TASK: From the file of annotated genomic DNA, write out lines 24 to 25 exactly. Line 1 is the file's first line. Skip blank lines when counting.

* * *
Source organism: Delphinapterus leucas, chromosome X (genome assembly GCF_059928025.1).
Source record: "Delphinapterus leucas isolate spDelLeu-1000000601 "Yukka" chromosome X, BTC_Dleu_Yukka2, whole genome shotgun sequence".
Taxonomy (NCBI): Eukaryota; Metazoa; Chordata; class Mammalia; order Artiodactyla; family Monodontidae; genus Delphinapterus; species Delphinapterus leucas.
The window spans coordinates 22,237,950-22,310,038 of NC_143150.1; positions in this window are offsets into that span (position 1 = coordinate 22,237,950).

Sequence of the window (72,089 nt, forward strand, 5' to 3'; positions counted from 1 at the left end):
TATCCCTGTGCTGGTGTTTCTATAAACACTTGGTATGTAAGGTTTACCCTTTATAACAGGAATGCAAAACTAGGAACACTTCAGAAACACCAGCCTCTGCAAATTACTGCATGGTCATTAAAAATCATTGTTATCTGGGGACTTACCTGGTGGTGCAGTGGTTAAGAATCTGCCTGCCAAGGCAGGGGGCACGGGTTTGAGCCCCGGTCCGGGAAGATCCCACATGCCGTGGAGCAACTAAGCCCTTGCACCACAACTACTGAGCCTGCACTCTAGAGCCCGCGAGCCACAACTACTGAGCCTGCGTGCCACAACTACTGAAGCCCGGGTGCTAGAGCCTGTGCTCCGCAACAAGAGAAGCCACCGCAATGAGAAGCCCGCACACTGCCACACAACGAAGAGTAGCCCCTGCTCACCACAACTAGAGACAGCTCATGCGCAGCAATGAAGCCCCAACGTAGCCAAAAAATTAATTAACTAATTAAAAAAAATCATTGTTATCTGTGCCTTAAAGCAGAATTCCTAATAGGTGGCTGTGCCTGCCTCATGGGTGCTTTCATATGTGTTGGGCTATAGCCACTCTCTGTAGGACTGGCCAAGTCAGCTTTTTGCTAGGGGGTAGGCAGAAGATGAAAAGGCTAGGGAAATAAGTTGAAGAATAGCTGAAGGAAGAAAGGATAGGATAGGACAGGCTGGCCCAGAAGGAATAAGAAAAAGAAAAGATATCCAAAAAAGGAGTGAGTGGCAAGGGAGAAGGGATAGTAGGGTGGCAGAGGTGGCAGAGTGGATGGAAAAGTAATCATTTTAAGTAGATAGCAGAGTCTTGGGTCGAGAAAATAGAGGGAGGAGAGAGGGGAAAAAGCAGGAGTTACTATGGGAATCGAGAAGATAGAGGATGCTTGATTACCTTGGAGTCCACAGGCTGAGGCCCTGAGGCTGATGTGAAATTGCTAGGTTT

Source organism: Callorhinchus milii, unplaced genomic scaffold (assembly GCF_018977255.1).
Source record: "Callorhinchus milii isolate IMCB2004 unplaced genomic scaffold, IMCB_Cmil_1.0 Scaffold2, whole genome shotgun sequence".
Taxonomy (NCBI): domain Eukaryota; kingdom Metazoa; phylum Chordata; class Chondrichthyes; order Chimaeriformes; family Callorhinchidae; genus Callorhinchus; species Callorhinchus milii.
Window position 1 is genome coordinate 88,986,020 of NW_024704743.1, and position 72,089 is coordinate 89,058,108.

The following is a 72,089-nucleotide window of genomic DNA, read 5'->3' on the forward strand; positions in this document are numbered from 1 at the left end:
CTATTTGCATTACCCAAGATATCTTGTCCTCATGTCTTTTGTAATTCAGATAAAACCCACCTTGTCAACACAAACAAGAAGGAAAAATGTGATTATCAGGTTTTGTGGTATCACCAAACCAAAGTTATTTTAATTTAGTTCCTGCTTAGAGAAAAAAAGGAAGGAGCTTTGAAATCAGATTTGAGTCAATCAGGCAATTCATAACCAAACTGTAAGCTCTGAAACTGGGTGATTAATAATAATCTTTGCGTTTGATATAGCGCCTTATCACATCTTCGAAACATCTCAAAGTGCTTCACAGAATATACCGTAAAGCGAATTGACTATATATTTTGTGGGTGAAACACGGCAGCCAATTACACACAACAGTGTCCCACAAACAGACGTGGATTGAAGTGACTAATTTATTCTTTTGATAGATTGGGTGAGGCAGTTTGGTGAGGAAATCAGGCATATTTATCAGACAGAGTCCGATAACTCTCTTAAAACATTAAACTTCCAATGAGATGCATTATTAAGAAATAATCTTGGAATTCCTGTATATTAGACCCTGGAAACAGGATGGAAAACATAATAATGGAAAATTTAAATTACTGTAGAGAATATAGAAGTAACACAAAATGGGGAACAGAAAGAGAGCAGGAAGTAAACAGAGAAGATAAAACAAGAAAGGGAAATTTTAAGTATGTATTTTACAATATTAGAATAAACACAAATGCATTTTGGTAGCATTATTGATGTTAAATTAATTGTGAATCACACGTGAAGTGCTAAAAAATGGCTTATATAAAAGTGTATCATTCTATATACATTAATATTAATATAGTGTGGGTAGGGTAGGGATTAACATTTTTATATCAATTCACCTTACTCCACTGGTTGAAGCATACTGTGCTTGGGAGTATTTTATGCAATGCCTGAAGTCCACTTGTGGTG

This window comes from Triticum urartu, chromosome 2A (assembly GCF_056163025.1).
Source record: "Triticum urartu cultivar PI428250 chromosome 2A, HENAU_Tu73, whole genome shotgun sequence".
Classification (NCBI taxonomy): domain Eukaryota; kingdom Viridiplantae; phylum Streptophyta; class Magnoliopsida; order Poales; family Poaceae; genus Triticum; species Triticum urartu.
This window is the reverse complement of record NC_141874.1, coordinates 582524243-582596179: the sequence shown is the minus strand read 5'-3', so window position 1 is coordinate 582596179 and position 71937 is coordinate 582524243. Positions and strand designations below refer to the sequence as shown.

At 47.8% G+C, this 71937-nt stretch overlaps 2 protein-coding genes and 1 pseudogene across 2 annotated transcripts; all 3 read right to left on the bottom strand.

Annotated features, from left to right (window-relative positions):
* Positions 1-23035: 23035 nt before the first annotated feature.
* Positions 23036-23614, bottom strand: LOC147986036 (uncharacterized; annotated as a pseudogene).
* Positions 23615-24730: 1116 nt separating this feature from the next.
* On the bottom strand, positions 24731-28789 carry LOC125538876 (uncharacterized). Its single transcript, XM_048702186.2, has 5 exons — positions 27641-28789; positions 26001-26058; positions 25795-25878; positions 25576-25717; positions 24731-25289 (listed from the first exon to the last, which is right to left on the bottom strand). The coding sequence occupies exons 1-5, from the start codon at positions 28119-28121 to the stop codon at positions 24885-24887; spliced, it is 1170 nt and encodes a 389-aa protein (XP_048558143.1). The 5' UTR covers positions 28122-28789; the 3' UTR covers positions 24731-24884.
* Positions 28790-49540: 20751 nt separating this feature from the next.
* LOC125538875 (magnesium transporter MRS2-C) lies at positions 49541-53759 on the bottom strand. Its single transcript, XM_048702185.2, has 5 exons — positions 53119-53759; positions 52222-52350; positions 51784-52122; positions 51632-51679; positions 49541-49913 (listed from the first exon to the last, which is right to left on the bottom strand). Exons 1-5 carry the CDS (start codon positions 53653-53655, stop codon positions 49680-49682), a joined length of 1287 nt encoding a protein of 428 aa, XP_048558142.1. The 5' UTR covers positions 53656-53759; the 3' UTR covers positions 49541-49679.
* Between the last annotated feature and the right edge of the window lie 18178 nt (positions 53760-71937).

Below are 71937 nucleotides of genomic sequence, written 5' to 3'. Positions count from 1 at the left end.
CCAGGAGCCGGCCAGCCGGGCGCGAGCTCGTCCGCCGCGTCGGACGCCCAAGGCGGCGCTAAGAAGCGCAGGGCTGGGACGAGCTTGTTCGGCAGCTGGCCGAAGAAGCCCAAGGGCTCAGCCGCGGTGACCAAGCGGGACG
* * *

* LOC125538875 (magnesium transporter MRS2-C) lies at positions 49541-53759 on the bottom strand. Its single transcript, XM_048702185.2, has 5 exons — positions 53119-53759; positions 52222-52350; positions 51784-52122; positions 51632-51679; positions 49541-49913 (listed from the first exon to the last, which is right to left on the bottom strand). Exons 1-5 carry the CDS (start codon positions 53653-53655, stop codon positions 49680-49682), a joined length of 1287 nt encoding a protein of 428 aa, XP_048558142.1. The 5' UTR covers positions 53656-53759; the 3' UTR covers positions 49541-49679.
* Between the last annotated feature and the right edge of the window lie 18178 nt (positions 53760-71937).